The French were led by teenage phenom, and potential Lionel Messi and Cristiano Ronaldo usurper, Kylian Mbappe. Combined a formidable duo controlling the midfield in Paul Pogba and N'Golo Kante fireworks were all but certain.

Their opponents, who had essentially run riot through their group competition and previous knockout stage opponents, were living up to a new moniker, one that harkens back to bygone era of American baseball. The Big Red Machine. Eden Hazard, Kevin De Bruyne, and Romelu Lukaku seemed finally destined to break Belgium's title drought. 

And for the first twenty-five minutes, the Red Devils certainly looked like forcing their will on the game. They possessed, they attacked, they prodded the French defense. Hazard launched attacks from the left, De Bruyne from the right while combining with Nacer Chadli who was playing in an unfamiliar outside right back position. 

But no matter how hard they tried, they simply couldn't manage to unlock the French defense. Their best chances came from Hazard in the 15th and 18th minutes. Those failed as the Chelsea midfielder rushed his first shot and had his second pushed over bar via deflection from an unwitting French defender, Raphaël Varane.

A few moments later Toby Alderweireld's quick shot off a poor clearance forced his club teammate, Hugo Lloris, into a reaction save. With a bit more pace, it just might have beaten the French goalkeeper. 

Then as if some random force shifted it's weight snuffing out the fire fueling the Belgian machine, the momentum shifted in favor of France. Olivier Giroud and Benjamin Pavard miss clear chances. The Stuttgart defender, after a brilliant through ball from Mbappe, having his effort blocked by Belgian goalkeeper Thibaut Courtois' big right foot.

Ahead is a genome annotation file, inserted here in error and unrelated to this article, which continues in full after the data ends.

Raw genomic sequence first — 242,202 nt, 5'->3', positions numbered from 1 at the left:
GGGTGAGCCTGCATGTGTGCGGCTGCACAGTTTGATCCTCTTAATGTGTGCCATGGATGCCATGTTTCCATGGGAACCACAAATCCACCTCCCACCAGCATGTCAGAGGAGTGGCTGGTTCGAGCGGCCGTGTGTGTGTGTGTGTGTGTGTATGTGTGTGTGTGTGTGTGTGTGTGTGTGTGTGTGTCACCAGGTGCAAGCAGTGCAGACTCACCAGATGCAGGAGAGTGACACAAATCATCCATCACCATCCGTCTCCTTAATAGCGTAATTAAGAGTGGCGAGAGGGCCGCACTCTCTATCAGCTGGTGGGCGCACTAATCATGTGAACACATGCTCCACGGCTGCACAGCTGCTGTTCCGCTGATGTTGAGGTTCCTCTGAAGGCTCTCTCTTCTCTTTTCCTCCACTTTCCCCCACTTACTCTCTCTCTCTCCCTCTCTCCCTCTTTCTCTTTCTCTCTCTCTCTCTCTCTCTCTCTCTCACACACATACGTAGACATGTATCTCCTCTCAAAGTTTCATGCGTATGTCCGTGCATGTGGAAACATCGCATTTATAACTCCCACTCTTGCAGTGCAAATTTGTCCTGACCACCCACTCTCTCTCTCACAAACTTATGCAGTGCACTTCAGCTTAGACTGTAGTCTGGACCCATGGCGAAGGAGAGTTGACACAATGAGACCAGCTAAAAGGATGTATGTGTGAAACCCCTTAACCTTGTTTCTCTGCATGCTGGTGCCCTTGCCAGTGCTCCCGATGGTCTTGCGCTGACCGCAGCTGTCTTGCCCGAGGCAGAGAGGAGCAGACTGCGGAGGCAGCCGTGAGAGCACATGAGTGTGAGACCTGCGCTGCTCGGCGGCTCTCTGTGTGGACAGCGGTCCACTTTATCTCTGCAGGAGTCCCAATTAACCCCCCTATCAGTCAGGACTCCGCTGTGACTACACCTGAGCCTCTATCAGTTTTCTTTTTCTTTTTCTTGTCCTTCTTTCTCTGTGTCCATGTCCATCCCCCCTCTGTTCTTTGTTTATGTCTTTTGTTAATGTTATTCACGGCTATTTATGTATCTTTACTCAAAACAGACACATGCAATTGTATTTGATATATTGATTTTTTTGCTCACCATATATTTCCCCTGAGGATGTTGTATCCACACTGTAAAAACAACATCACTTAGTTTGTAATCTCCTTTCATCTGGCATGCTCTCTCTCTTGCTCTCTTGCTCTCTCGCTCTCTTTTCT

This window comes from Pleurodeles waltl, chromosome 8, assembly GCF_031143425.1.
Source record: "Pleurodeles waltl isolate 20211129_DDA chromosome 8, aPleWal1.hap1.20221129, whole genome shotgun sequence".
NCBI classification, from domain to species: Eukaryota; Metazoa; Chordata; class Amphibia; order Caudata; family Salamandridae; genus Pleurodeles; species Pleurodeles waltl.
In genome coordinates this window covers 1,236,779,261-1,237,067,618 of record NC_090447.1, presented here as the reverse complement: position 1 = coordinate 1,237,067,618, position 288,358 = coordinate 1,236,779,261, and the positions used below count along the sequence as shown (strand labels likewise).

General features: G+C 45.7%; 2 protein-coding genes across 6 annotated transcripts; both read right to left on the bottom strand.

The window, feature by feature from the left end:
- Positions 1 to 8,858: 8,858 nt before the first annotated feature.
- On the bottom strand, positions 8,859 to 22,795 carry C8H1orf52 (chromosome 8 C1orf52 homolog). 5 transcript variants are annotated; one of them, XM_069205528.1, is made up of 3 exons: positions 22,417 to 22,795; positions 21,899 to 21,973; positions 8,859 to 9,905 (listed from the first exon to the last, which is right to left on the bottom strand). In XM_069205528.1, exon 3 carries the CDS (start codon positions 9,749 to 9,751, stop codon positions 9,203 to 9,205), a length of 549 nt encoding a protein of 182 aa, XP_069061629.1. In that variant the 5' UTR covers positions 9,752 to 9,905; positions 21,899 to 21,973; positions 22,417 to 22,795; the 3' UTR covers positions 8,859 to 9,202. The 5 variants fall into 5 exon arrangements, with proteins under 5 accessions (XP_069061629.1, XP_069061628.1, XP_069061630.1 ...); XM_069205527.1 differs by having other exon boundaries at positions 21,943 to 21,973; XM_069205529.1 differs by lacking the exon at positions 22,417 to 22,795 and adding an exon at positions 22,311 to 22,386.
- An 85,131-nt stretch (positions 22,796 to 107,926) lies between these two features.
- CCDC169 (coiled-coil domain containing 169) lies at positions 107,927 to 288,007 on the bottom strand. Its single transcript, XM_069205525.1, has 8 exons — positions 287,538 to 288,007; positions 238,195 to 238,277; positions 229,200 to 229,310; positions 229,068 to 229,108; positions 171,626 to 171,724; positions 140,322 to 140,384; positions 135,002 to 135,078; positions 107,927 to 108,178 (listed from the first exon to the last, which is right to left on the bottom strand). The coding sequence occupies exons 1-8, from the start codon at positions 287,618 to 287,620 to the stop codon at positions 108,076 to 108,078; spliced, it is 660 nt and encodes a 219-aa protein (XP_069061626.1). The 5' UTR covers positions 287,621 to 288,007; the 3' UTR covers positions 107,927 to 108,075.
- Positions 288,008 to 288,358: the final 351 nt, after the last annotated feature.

Halftime didn't temper the French ascendency, in fact they came back burning hotter than they had at the end of the first 45. 

The French earned a corner early in the second half. Antoine Greizmann's in-swinging cross was met by Samuel Umtiti, who's darting run to the near post left him free from his mark, Alderwield, rose to head the ball, beating out Maurane Fellani, and steered the ball past Curtios at the near post.

France was up 1-0. And it very likely should have been a two goal lead just a few mins later. Giroud couldn't finish after Mbappe provided yet another sublime distribution. The French center forward, who's had a miserable time finding the back of the net in Russia, should have buried his chance on the first touch. Instead, his attempt to control then finish gave Mousa Dembélé enough time to slide in and block his shot.